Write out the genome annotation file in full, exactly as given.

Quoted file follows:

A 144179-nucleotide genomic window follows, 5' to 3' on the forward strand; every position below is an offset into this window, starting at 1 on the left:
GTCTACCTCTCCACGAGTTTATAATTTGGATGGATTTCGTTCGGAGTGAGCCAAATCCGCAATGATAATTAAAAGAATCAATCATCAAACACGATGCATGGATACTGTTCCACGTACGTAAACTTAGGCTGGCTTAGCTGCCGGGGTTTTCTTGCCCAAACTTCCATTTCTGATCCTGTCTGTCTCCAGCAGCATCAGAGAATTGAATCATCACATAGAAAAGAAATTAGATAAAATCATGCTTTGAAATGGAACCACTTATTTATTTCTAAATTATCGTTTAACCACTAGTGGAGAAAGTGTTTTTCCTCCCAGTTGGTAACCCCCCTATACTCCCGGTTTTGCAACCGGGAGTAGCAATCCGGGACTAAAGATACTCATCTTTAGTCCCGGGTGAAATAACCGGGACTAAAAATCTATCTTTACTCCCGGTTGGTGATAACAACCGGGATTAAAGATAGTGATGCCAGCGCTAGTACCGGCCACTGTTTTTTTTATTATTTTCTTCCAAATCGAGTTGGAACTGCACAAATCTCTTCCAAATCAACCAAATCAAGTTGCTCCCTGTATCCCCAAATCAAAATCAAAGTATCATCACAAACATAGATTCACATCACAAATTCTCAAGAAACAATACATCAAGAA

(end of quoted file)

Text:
A 144179-nucleotide genomic window follows, 5' to 3' on the forward strand; every position below is an offset into this window, starting at 1 on the left:
GTCTACCTCTCCACGAGTTTATAATTTGGATGGATTTCGTTCGGAGTGAGCCAAATCCGCAATGATAATTAAAAGAATCAATCATCAAACACGATGCATGGATACTGTTCCACGTACGTAAACTTAGGCTGGCTTAGCTGCCGGGGTTTTCTTGCCCAAACTTCCATTTCTGATCCTGTCTGTCTCCAGCAGCATCAGAGAATTGAATCATCACATAGAAAAGAAATTAGATAAAATCATGCTTTGAAATGGAACCACTTATTTATTTCTAAATTATCGTTTAACCACTAGTGGAGAAAGTGTTTTTCCTCCCAGTTGGTAACCCCCCTATACTCCCGGTTTTGCAACCGGGAGTAGCAATCCGGGACTAAAGATACTCATCTTTAGTCCCGGGTGAAATAACCGGGACTAAAAATCTATCTTTACTCCCGGTTGGTGATAACAACCGGGATTAAAGATAGTGATGCCAGCGCTAGTACCGGCCACTGTTTTTTTTATTATTTTCTTCCAAATCGAGTTGGAACTGCACAAATCTCTTCCAAATCAACCAAATCAAGTTGCTCCCTGTATCCCCAAATCAAAATCAAAGTATCATCACAAACATAGATTCACATCACAAATTCTCAAGAAACAATACATCAAGAA